Tuesday, June 10, 2008

The Last Prophet Minister and The 1967 Newark Rebellion...Memories: RBG Moments In Black History

RBGz " Last Revolutionary Higher Education" Website
"The Beautiful Struggle, The Revolution is Here"

This RBG Website is a Tribute to My First Political Science Teacher, Dr. Amiri Baraka

As I am a Native of Newark, N.J., Dr. Baraka was one of my first and most influential Leaders and Teachers: I attended his school (The NewArk School) and was a member of his Cultural Nationalist Organization (Kawaida) as a young lad of 15.

Well known to be the "Most Important Living Black Poet" every since the 1960s", Dr. Baraka is the engine behind "my revolution computer art and scholastic pursuits".


The 1967 Newark Rebellion was a major civil disturbance that occurred in the city of Newark, New Jersey between July 12 and July 17 1967. Although referred to in the popular media as riots, we in the Black community, then and today, realize the event as a genuine rebellion against oppression. I was only 9 year old at the time so I really didn't know what was going on. However, I can still see the Troops driving through my neighborhood, not being able to go to the store or leave the back yard and having to be in the house at 6:00pm. I also remember my parents talking about how they would have the Black National Guard out with the White ones only during the day. At night it was only the White ones, shottin up the projects.

I was living on 6th Street and South Orange Avenue; with my mother, father and 2 brothers and 3 sisters. I was the oldest at 12. My area was a part of the heart the happenings. As I got old enough to learn what happen I found out that in the period leading up to the rebellion, several factors led our residents to feel powerless and disenfranchised. In particular we had been largely excluded from any say in city politics and completely lacked political representation and often suffered police brutality. Furthermore, unemployment, abject poverty, and concerns about low-quality housing contributed to the tinder-box. Yes, we lived in an attic apartment, my dad was a day laborer and mom wasn't working, I had 6 younger brothers and sisters and we all slept in the same room...but what the hell did I know.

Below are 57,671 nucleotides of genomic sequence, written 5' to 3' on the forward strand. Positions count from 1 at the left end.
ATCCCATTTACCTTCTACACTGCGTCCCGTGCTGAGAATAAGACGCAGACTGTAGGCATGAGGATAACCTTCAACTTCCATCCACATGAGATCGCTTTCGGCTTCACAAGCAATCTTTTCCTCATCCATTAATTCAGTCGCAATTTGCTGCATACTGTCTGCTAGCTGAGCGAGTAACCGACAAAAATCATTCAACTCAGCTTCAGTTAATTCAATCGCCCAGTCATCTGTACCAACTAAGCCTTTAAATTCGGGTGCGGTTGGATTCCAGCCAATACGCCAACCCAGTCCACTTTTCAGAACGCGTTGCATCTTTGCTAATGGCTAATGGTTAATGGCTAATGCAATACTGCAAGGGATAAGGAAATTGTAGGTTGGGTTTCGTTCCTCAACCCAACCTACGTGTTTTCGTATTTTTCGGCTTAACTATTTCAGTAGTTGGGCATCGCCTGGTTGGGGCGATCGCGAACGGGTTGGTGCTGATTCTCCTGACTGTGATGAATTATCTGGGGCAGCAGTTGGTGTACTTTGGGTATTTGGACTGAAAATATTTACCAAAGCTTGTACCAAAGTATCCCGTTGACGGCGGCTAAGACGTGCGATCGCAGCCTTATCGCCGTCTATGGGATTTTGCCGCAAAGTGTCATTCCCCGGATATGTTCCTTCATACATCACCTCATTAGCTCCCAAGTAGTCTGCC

This ongoing oppression came to a head when a Black cab driver named John Smith was arrested for illegally passing a double-parked police car and brutally beaten by police who accused him of resisting arrest. A crowd gathered outside the police station where he was detained, and a rumor was started that he had been killed while in police custody. (Actually he had been moved to City Hospital.)

This set off six days of burning, looting, violence, and destruction — ultimately leaving 23 Black people dead, 725 people injured, and close to 1,500 arrested. Property damage exceeded $10 million. For about two weeks we were living under Marshall Law, every evening at 6 p.m. the Bridge Street and Jackson Street Bridges (both of which span the Passaic River between Newark and Harrison) were closed until the next morning.

1967, Life Magazine. Billy Furr loots a case of soda
a few minutes before he was shot and killed by Newark, N.J. police

The rebellion is often cited in the white media as a major factor in the decline of Newark and its neighboring white communities, as many of the city's white residents immediately fled to the suburbs. However, it was only after the rebellion that political inclusion and representation of the Black community became manifest and Black Power began to spring forth from Newark. The 1967 Plainfield Rebellion occurred during the same period in Plainfield, New Jersey, a town about 18 miles southwest of Newark.

For Further Research and Study: http://www.67riots.rutgers.edu/

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